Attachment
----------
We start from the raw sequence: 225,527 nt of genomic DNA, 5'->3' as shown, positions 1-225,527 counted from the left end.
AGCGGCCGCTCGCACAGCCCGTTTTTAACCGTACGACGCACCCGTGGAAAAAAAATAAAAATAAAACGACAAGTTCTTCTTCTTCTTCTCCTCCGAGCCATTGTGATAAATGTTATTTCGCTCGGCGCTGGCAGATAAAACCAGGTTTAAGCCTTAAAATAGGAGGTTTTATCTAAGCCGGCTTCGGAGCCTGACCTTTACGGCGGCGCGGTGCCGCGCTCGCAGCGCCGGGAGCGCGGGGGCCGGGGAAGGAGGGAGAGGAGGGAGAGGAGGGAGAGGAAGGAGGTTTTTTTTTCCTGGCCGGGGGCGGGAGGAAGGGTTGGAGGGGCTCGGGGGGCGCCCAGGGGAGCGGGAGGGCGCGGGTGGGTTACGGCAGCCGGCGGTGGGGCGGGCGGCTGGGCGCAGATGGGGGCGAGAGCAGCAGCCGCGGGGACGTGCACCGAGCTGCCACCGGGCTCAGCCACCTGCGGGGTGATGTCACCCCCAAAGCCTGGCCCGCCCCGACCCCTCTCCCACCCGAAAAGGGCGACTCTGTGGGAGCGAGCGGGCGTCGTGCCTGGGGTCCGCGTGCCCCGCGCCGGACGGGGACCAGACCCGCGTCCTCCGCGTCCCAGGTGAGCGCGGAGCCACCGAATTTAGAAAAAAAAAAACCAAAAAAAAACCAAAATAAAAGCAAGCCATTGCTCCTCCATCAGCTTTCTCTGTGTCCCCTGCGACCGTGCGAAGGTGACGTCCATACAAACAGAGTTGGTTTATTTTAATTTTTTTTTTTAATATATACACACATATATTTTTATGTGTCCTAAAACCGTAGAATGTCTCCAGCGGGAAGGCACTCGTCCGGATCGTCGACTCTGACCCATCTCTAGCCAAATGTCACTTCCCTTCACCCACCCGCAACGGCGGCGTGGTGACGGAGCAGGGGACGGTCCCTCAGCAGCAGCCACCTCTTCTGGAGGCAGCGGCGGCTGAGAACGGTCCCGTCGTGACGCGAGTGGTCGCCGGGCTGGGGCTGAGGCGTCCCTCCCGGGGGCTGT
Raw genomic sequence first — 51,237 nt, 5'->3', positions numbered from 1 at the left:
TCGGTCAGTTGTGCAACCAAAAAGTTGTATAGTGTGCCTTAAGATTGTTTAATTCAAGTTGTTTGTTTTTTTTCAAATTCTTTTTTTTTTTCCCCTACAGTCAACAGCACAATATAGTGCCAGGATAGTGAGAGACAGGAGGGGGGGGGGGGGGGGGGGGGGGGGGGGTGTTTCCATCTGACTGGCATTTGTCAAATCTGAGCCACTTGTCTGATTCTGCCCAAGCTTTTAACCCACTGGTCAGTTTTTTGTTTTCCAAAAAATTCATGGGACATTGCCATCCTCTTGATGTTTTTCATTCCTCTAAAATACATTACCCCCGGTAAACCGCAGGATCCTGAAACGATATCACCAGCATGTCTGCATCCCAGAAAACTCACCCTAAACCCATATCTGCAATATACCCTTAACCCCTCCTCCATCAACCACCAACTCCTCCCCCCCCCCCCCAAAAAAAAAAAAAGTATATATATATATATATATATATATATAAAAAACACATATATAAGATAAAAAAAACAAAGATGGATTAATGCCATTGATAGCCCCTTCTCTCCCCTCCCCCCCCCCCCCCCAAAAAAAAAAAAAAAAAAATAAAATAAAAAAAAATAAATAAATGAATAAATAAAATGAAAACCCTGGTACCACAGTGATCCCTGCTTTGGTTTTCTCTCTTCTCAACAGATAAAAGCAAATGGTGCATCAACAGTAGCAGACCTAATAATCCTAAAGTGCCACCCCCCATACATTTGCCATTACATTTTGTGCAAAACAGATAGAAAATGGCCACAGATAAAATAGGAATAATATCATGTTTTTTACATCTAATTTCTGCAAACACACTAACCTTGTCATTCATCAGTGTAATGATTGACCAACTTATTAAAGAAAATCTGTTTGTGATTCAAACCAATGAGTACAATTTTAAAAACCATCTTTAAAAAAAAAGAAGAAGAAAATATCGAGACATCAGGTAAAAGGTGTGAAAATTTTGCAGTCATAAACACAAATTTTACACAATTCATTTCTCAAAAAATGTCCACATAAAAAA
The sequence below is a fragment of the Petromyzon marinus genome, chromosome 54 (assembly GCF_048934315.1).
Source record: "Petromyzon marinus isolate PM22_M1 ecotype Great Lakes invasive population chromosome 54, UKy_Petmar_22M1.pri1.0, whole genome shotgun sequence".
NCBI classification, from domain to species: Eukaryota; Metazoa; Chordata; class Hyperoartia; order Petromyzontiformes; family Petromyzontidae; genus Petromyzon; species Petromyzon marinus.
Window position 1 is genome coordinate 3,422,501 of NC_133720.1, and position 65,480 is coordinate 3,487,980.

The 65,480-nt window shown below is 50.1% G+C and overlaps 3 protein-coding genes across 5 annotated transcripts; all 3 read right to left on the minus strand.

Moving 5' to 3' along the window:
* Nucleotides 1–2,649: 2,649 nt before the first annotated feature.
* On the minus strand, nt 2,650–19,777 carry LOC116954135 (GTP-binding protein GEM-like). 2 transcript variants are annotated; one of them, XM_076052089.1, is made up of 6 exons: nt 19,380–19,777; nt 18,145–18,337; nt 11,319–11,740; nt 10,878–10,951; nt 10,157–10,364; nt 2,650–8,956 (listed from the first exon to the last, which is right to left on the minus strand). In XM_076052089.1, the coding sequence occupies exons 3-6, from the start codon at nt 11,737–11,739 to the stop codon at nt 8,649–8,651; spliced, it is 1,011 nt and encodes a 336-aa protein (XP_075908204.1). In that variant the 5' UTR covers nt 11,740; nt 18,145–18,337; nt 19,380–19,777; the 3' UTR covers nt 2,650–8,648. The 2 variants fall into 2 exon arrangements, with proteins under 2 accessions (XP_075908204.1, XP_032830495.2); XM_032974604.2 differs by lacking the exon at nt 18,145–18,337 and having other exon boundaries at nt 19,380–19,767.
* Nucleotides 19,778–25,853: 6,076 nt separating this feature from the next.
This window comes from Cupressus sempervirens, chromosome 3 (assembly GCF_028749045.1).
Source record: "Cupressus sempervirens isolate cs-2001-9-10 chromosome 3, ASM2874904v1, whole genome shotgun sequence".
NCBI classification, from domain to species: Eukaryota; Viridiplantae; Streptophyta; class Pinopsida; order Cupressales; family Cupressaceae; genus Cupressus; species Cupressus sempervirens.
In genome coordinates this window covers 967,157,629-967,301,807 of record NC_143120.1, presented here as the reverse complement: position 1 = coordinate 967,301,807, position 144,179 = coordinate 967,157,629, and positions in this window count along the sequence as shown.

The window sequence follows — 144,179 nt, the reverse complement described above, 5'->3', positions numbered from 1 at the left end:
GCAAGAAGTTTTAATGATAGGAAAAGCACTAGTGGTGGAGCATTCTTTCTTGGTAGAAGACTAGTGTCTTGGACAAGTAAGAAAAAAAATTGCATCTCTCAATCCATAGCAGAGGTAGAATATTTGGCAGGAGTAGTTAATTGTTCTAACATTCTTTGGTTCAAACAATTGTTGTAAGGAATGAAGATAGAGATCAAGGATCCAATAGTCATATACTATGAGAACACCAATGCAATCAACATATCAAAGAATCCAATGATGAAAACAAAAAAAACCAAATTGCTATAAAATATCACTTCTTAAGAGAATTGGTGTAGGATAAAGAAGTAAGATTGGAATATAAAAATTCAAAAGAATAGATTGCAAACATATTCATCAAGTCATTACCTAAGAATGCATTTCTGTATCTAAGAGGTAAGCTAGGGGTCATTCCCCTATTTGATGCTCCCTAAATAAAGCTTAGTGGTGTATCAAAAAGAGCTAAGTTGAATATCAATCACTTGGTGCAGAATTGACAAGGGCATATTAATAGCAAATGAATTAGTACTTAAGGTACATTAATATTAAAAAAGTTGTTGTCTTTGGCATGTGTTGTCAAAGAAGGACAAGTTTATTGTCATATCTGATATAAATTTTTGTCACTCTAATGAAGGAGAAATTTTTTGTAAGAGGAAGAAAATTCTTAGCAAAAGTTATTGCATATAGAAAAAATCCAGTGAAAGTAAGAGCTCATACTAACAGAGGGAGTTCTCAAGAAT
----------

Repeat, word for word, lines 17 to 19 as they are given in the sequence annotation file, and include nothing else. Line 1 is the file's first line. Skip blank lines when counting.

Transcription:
In genome coordinates this window covers 967,157,629-967,301,807 of record NC_143120.1, presented here as the reverse complement: position 1 = coordinate 967,301,807, position 144,179 = coordinate 967,157,629, and positions in this window count along the sequence as shown.

The window sequence follows — 144,179 nt, the reverse complement described above, 5'->3', positions numbered from 1 at the left end:
GCAAGAAGTTTTAATGATAGGAAAAGCACTAGTGGTGGAGCATTCTTTCTTGGTAGAAGACTAGTGTCTTGGACAAGTAAGAAAAAAAATTGCATCTCTCAATCCATAGCAGAGGTAGAATATTTGGCAGGAGTAGTTAATTGTTCTAACATTCTTTGGTTCAAACAATTGTTGTAAGGAATGAAGATAGAGATCAAGGATCCAATAGTCATATACTATGAGAACACCAATGCAATCAACATATCAAAGAATCCAATGATGAAAACAAAAAAAACCAAATTGCTATAAAATATCACTTCTTAAGAGAATTGGTGTAGGATAAAGAAGTAAGATTGGAATATAAAAATTCAAAAGAATAGATTGCAAACATATTCATCAAGTCATTACCTAAGAATGCATTTCTGTATCTAAGAGGTAAGCTAGGGGTCATTCCCCTATTTGATGCTCCCTAAATAAAGCTTAGTGGTGTATCAAAAAGAGCTAAGTTGAATATCAATCACTTGGTGCAGAATTGACAAGGGCATATTAATAGCAAATGAATTAGTACTTAAGGTACATTAATATTAAAAAAGTTGTTGTCTTTGGCATGTGTTGTCAAAGAAGGACAAGTTTATTGTCATATCTGATATAAATTTTTGTCACTCTAATGAAGGAGAAATTTTTTGTAAGAGGAAGAAAATTCTTAGCAAAAGTTATTGCATATAGAAAAAATCCAGTGAAAGTAAGAGCTCATACTAACAGAGGGAGTTCTCAAGAAT